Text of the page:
> The affects of stress can not be under estimated. Colonies can do wonders working through a mild case. Requeening and feeding fresh syrup has worked for me in the past, not everytime, but it's worth keeping under your hat.
    Spring time can be a stressful time for a multitude of reasons. Pollen sub and syrup in the spring may remove some stress in colonies that fought a battle last year.
    > Good about the oxytet it has a short 1/2 life. Tylan doesn't.
    >I wouldn't treat prophylactically in the spring either.

    All the best to you.
    "Drink deep, or taste not the Pierian spring:........" Alexander Pope 1709

  7. #46
    Join Date
    Jun 2013
    Location
    Rensselaer County, NY, USA
    Posts
    4,162

    Default Re: Spontaneous Combustion

    Thank you, Clyderoad -

    You have been very helpful to me throughout this; a great source of contacts and offering useful observations from the point of view of someone who has actually dealt with EFB (and not just read about it).

    I studied the link to the BIP/EFB-blog you passed on yesterday. The pictures were very good, and I'm happy to say they bear no resemblance to what I was seeing in my formerly-sick colonies this fall. (Nor last fall either.) But aside from the excellent pictures, some of the author's assertions about the interaction of mites, as an amplifying primary vector of EFB (as opposed to being a primary stressor) didn't entirely convince me. Maybe the author has done more work on that theory than is visible on that link? It seemed like some of his ideas were proceeding a bit in advance of what is well-accepted science. I will have more time to follow up on that during the winter.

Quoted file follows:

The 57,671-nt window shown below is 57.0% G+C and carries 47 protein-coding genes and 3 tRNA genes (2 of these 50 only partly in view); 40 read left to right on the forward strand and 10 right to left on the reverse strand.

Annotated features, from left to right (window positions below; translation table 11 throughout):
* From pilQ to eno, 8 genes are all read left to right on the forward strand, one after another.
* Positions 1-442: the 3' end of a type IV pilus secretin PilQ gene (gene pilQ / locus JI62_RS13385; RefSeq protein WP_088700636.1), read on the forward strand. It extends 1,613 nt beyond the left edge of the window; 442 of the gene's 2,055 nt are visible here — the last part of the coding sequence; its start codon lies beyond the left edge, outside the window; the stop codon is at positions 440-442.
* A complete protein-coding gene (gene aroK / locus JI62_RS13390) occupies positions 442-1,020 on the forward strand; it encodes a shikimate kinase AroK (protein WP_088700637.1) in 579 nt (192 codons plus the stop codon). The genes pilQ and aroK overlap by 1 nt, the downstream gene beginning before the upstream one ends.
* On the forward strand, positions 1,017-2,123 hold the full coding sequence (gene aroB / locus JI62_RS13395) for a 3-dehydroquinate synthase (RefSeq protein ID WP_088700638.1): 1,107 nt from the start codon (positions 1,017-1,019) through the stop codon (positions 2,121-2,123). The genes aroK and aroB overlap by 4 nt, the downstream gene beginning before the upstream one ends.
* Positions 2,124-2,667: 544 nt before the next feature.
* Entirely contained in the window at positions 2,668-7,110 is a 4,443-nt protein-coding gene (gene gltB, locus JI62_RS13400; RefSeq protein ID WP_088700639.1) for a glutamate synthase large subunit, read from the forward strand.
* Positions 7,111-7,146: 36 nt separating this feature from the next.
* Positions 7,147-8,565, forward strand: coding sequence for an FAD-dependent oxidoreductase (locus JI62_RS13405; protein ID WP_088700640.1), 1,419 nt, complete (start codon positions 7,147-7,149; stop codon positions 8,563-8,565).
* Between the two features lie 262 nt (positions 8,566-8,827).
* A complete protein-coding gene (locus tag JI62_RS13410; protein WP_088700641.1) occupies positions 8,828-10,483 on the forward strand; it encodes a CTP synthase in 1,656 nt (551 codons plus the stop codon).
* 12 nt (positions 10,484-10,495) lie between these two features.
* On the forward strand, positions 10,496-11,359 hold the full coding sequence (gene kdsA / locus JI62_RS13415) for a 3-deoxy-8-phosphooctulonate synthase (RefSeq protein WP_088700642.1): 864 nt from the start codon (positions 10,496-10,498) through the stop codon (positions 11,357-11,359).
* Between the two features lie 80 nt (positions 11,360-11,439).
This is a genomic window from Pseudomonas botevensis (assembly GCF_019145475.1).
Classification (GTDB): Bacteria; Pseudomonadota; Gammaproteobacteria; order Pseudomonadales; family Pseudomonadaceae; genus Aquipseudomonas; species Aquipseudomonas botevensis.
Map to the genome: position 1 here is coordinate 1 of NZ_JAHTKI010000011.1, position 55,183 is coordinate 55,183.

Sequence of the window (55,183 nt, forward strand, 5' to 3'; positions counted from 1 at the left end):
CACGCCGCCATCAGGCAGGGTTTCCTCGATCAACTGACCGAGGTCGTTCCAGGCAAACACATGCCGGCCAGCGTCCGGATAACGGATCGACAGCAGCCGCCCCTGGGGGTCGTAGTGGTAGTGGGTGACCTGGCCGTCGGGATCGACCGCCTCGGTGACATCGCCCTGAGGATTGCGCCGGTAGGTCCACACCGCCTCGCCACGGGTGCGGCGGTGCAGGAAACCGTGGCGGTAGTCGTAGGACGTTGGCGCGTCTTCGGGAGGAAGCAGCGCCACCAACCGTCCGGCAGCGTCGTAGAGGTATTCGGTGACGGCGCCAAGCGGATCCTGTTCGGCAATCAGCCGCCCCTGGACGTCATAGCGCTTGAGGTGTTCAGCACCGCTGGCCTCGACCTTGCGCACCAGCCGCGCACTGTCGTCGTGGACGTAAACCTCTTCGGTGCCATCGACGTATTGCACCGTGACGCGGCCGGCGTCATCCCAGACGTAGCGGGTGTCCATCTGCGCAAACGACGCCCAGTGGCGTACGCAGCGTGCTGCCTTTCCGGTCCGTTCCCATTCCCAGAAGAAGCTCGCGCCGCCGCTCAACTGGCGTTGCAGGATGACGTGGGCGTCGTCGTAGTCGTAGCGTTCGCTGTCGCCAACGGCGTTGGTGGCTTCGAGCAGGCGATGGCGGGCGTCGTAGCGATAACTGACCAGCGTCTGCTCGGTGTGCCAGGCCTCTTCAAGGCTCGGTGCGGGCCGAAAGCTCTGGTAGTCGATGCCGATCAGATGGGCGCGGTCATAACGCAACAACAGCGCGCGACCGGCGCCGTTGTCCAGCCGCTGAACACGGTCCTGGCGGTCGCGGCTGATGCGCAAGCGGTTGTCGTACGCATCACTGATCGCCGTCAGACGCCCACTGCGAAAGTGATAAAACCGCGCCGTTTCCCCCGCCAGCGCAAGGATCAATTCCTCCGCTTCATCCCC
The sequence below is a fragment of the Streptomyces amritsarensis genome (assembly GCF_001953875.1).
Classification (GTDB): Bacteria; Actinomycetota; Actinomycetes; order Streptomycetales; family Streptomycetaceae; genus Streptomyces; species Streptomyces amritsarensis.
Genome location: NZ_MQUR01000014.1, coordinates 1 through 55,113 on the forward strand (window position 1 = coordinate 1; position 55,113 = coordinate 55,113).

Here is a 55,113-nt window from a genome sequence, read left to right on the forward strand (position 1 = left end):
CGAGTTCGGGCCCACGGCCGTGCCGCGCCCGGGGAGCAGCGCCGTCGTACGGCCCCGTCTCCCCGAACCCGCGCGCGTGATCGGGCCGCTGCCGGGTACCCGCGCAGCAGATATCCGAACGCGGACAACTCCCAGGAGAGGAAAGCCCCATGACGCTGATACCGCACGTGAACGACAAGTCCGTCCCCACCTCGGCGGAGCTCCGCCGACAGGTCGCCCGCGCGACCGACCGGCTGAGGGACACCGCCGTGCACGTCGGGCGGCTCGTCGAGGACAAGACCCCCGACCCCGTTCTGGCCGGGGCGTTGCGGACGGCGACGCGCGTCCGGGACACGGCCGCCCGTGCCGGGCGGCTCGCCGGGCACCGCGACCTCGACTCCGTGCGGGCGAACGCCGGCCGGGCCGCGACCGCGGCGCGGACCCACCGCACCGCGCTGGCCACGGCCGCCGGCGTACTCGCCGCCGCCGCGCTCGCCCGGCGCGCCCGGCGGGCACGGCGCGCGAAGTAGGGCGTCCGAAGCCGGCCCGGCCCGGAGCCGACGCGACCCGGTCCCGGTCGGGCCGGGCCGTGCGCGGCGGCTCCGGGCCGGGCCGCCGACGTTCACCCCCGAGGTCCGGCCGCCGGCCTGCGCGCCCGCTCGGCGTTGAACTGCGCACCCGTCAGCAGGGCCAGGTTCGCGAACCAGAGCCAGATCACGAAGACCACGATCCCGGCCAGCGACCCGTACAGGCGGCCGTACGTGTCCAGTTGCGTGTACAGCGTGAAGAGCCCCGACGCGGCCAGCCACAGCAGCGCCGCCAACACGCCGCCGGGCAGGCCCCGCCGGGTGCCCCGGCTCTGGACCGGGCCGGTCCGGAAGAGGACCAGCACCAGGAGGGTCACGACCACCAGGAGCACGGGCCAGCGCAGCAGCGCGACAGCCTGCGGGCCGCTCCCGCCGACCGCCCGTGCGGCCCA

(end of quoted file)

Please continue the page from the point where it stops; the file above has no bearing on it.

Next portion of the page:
Nancy

  8. #47
    Join Date
    Jun 2013
    Location
    Rensselaer County, NY, USA
    Posts
    4,162

    Default Re: Spontaneous Combustion

    MikeJ,

    The swarm I hived on July 1 of 2016 (it was bivouacked on my next door neighbor's blueberry bush, so it was quite a local swarm, though not from my yard) was taken to a quarantine area and did not join my bees until I was packing everybody up for winter. It looked fine all summer.

    And in its defense, I actually took a frame of brood from it early last fall and donated it to a student's hive to test for queenrightness. The student's hive never showed any sign of EFB last spring, nor has it since then. That colony (my student's) wound up being moved to another beekeeper quite close to me this summer, so I have continued to examine it regularly.

    I am a firm believer in quarantine yards and the enthusiasm that some people have for hiving swarms from hither and yon and bringing them home to their own yard gives me the willies. But eventually, if all looks well, as it did in the case of the swarm last fall, you have to move them out of quarantine. Or start a new yard, which I haven't got time for.

    Nancy

  9. #48
    Join Date
    Apr 2016
    Location
    Rutland County, Vermont,USA
    Posts
    838

    Default Re: Spontaneous Combustion

    Nancy, Are you referring to my hives that may have brought EFB into your apiary? I have read your previous posts about having EFB but never considered that they came from my hives because the state beekeeper didn't think it was EFB and the test came back NEG. J

Page 3 of 3 FirstFirst 123

Bookmarks

Posting Permissions

  • You may not post new threads
  • You may not post replies
  • You may not post attachments
  • You may not edit your posts
  •